I first learned about them while doing a story on remote sensors. Self-charging batteries are also being developed for medical applications for devices that are put into people's bodies. Those are chaged based on the temperature difference between the human body and the world outside.
Thanks, Rob. I have heard about the ones that work by harvesting energy from body movement and/or heat. Somehow that seems easier to immediately grasp than the ones that get charged by ambient vibrations. This article made the ambient vibrations method clear: it's piezoelectric, which makes total sense, and I should have guessed that. On top of my wood stove is a piezoelectric fan that creates electricity from the stove's heat and redistributes that heat faster throughout the room. The efficiency increase actually saves me a bit on firewood.
The fan is designed specifically for woodstoves. There are a few different brands, but they seem to be practically identical. They all come in two sizes and I have the "large" size. The fan is designed only to distribute the heat in one room; it's not powerful enough for more than that. Most heat sources aren't, except for whole-house forced air furnace systems. I've always thought those were unnecessarily and ridiculously complex and expensive.
The woodstove is our major source of heat. It's unhelpfully located at one end of the (smallish) house's long axis (and not relocatable without great hassle and expense), so two small ceiling fans distribute the heat farther. But the farthest rooms tend to get cold in winter. About half way from the stove is a forced air propane wall heater for backup, but I rarely use it except on winter mornings before the woodstove cranks up. I hear that Vermonters adhere to the same principal as Scots and Brits: "put on a sweater!" Sounds like us here at my house.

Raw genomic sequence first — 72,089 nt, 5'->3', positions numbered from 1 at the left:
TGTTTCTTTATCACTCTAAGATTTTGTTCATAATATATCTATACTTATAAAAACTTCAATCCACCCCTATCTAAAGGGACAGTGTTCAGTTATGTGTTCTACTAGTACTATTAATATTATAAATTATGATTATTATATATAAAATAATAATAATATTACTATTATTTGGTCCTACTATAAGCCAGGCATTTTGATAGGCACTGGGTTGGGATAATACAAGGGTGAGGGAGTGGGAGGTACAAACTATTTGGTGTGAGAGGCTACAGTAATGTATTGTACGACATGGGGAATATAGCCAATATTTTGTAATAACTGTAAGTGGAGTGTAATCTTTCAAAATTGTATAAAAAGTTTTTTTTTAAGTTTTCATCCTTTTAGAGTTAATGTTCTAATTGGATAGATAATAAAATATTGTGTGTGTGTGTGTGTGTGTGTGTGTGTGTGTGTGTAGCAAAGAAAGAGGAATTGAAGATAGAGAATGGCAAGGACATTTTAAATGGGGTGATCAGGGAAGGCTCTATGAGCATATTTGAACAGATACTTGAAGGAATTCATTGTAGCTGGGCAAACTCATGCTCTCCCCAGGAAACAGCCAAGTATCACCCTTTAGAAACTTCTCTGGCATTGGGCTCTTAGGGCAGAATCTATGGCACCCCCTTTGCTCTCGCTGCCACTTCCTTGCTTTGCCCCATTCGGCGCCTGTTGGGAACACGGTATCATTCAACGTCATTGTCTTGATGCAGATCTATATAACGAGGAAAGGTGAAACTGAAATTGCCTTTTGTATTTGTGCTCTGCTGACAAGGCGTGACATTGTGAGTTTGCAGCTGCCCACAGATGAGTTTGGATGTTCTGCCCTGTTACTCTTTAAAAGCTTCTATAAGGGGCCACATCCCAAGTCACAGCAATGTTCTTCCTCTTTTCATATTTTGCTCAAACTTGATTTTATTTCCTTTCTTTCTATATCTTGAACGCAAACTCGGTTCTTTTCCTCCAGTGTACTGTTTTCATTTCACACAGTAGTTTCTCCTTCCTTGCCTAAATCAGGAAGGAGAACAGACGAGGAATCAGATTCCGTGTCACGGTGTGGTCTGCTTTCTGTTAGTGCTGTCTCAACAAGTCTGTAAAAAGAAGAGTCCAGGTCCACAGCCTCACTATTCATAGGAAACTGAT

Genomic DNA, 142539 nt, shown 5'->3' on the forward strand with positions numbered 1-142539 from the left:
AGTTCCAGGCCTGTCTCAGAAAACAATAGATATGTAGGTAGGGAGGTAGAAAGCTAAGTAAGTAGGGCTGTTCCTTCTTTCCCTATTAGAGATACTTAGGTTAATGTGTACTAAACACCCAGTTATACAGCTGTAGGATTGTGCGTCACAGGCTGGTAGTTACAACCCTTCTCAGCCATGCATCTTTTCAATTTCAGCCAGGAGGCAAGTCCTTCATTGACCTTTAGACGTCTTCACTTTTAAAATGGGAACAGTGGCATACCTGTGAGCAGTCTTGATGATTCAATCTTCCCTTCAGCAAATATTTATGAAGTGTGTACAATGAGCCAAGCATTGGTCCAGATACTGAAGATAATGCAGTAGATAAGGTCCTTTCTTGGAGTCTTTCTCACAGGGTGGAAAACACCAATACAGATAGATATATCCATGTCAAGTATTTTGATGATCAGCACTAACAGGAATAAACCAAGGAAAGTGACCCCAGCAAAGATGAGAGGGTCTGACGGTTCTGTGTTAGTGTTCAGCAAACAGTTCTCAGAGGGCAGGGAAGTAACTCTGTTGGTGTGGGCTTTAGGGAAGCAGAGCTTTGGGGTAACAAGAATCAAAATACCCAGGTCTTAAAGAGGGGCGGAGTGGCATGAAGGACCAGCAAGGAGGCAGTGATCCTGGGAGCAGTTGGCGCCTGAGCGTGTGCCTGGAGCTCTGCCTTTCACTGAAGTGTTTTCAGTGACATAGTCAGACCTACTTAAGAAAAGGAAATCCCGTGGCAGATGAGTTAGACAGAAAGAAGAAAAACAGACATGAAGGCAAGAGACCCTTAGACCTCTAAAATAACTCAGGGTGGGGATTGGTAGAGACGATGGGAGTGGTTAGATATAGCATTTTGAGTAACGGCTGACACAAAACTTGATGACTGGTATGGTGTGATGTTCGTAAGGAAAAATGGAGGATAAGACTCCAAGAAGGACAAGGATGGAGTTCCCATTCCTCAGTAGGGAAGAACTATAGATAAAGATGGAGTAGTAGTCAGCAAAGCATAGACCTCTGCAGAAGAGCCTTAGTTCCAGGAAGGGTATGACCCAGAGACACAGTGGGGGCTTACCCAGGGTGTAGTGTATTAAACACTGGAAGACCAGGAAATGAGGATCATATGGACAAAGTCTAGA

Thanks for the links, Chuck. I see you were writing about this back in 2009. One interesting aspect is that some of this is made possible because of lower power needs from sensors and other devices. So the advances is not just greater ability to harvest energy, but also that not as much energy is required.
Chuck, thanks for the links and info on this form of energy harvesting. It's also interesting to hear that bridges are already being built with wireless sensor networks for detecting structural problems. This research was done in Scotland, though, and the study makes it sound like they don't have those installed there for remote fault detection.